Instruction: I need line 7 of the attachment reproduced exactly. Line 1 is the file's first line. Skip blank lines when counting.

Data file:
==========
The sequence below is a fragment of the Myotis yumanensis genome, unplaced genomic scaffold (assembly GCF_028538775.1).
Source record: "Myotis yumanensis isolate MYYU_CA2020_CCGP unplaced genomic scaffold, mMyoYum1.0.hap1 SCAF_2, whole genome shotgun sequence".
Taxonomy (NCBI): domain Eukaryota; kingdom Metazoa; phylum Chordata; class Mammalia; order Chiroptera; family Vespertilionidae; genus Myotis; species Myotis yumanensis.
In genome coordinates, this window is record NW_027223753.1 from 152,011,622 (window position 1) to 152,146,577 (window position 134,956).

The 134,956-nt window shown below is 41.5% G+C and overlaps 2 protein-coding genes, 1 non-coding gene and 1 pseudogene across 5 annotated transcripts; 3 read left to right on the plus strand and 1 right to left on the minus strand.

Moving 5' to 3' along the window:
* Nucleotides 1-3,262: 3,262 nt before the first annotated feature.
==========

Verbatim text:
* Nucleotides 1-3,262: 3,262 nt before the first annotated feature.